eastward. This area of long-term cooling is associated with Oyashio, its intrusion and subarctic frontal zone. In February the pool of cooling occupies most of the western subarctic gyre, dominating in the Oyashio Intrusion and western core of the subarctic gyre. In March­May it expands substantially southward, occupying northeast area of the subtropic gyre. Pool of cooling also expands in subarctic gyre in spring, becomes deepest in July, and occupies NW Pacific north of 30°N in August with maximum negative SST trend in the Japan and Okhotsk Seas, being weak and insignificant in subtropical area and transitional zone. Features of both SST trends and circulation change in the Japan Sea are very close to that in the Northwest Pacific. Warming in winter SST occurs in south subtropic region adjacent to Korean Strait and north subarctic area adjacent to Tatarskiy Strait, but the cooling pool occupies the central sea area associated with the subarctic gyre and subarctic frontal zone where intermediate low salinity water forms through the subduction mechanism in late fall and winter. Subtropic gyre in the Japan Sea spins up in the late 20th century, which follows from observation data analyses and modeling results presented in (Trusenkova et al., 2003). Anomalously increased heat transport from the western subtropic Pacific and East China Sea to the Japan Sea accumulates in its intermediate and deep waters (Ponomarev and Salyuk, 1997; Ponomarev et al., 2000a, 2001), but semi-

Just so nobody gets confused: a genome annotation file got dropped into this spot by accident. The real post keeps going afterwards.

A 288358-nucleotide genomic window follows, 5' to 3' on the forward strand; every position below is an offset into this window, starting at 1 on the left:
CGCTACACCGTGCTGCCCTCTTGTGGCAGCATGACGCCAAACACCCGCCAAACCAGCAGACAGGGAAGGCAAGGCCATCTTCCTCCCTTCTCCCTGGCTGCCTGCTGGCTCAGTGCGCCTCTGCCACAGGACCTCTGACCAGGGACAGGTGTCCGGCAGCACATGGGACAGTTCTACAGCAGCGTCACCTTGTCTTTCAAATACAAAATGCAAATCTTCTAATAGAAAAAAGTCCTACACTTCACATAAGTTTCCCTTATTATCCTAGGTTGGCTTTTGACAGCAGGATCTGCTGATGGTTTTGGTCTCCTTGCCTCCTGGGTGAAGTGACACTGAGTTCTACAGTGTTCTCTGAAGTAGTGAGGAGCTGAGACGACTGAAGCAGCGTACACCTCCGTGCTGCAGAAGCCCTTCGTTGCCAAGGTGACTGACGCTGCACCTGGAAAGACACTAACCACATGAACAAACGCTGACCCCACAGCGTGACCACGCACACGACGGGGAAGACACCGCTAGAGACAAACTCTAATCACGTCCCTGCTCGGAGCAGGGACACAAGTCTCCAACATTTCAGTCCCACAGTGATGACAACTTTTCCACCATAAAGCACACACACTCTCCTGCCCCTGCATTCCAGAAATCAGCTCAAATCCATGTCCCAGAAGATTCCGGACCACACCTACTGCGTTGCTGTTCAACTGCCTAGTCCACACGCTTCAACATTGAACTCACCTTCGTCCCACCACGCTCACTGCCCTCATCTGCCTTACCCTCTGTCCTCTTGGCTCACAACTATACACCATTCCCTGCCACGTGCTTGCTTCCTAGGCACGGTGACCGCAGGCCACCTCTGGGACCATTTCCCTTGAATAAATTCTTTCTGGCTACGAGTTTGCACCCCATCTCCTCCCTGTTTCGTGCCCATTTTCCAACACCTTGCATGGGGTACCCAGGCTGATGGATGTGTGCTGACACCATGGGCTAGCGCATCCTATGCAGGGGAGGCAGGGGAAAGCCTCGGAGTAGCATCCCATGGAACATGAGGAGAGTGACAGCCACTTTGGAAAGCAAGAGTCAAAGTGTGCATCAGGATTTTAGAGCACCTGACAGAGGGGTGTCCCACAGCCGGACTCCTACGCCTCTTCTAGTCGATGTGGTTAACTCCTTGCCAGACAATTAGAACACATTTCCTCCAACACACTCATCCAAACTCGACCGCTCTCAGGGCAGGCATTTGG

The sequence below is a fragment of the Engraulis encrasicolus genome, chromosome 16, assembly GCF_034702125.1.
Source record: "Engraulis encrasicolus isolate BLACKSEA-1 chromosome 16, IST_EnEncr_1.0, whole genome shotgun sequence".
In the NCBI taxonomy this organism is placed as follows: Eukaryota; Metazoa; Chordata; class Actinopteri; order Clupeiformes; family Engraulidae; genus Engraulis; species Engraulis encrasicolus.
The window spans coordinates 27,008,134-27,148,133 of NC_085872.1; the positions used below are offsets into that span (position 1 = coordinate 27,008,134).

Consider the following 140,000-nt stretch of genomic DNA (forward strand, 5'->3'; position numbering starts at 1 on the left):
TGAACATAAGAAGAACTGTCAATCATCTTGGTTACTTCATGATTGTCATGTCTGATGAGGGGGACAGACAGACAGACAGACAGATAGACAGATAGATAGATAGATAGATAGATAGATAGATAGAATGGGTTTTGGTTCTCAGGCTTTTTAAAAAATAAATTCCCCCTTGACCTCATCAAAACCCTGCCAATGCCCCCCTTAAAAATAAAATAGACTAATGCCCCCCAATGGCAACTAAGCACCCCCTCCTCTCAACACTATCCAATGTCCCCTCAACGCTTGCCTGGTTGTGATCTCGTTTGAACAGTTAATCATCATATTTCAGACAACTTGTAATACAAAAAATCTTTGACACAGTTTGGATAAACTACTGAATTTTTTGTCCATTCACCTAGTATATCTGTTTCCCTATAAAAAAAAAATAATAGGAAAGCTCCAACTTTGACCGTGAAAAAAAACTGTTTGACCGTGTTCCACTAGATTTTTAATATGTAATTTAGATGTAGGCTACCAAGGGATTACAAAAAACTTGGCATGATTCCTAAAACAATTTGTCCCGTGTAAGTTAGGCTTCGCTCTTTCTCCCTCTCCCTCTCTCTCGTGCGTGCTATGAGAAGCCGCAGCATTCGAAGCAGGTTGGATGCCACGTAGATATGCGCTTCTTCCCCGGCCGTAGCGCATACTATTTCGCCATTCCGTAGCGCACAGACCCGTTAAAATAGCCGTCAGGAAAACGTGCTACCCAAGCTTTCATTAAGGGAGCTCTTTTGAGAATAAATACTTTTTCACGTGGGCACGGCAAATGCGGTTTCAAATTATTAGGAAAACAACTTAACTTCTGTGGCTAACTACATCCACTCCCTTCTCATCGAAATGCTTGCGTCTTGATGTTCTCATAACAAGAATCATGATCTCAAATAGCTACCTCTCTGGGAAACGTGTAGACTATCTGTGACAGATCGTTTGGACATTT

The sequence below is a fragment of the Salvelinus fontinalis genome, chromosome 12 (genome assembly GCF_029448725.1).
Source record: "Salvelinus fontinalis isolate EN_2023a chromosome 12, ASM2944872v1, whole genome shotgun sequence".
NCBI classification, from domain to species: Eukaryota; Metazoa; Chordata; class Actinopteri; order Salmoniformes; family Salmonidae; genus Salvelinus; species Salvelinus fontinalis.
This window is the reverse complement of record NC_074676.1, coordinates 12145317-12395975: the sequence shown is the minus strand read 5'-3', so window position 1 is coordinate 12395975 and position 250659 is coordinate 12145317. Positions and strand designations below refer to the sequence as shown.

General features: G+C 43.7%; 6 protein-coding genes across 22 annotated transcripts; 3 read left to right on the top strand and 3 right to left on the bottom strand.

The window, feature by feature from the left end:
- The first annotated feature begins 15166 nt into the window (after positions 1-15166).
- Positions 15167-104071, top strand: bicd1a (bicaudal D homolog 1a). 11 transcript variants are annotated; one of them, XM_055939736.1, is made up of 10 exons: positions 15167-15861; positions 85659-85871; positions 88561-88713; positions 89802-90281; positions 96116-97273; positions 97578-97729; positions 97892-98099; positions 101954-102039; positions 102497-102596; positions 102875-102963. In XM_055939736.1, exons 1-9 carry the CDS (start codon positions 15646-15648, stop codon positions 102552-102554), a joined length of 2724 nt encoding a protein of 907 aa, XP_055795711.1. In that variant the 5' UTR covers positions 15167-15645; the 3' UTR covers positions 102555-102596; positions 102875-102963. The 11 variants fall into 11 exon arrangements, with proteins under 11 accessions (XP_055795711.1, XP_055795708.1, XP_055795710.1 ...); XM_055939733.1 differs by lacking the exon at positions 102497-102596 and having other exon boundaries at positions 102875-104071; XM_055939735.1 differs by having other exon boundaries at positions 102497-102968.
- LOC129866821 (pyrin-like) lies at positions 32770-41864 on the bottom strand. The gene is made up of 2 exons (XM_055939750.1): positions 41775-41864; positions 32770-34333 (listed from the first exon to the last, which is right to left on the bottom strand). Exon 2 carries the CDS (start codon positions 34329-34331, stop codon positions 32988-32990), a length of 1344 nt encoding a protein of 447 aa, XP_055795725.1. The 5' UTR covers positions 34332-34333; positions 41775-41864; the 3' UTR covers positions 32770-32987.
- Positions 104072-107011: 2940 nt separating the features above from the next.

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centennial trend in SST of subarctic gyre is negative. Physical mechanism of the SST cooling in the southwest area of the Northwest Pacific subarctic gyre, accompanying warming in the Kuroshio and Aleutian current systems seems to be similar to anatomy of climate change in the main pycnocline of the Japan Sea. SEASONALITY OF LOW FREQUENCY CLIMATE OSCILLATION Significant centennial regional climatic tendencies over the North Hemisphere Asian Pacific region in the 20th century may be caused both by anthropogenic factors and the natural secular oscillation with the period of a couple of centuries (Arakawa, 1957; Israel et al., 2001). High regional semi-centennial winter warming in the Northeast Asia and subtropic Northwest Pacific in the second half of the 20th century can also depend on the warm phase of a 30­50 year period variation. A 50­70 year climatic oscillation over the North Pacific and North America are revealed in the winter­spring Sea Level Pressure (SLP) and the spring­ summer SST (Minobe, 1997). The 50 year climate oscillations are examined by Minobe (1997) on the base of the Multi-Taper-Method applied to the analysis of the meteorological observation data over the North Pacific, North America and tropical ocean until 1990, as well as the reconstructed climate records of the surface air temperature for the North America from the tree-ring data since the 17th century. We would compare seasonal features of the dominating oscillations in the surface air temperature and precipitation over the Northeast Asia with the seasonality of centennial/semi-centennial trends in the Northeast Asia and Northwest Pacific. Based on the wavelet technique (explained in details by Grossman (1988), Astafieva (1996), and Salomatin (2000)) we analyzed the time series of the monthly mean surface air temperature and precipitation only at the meteorological stations in the Northeast Asia for the period of instrumental observations including the time series since 1916 until 2000. Similar to trend analysis we consider, at first, the original time series at the basic meteorological stations with the minimum missing data. The time series are relatively short for the wavelet transform. Therefore, the units in a sample for the time series are artificially increased by the spline approximation. A "sombrero" wavelet in the MATHLAB software is used to damp the biennial oscillation. In this case, wavelet transforms show the evolution of frequency, amplitude and phase of the dominating climate oscillation of the ENSO (3­ 7 years), decadal (8­13), and interdecadal (18­30 years) time scales. When the "sombrero" wavelet is used, the anomalies of 35­40 years associated with the estimated trend are detected. Typical wavelet transforms of the surface air temperature in January (a, c, e, g) and August (b, d, f, h) at four meteorological stations situated in different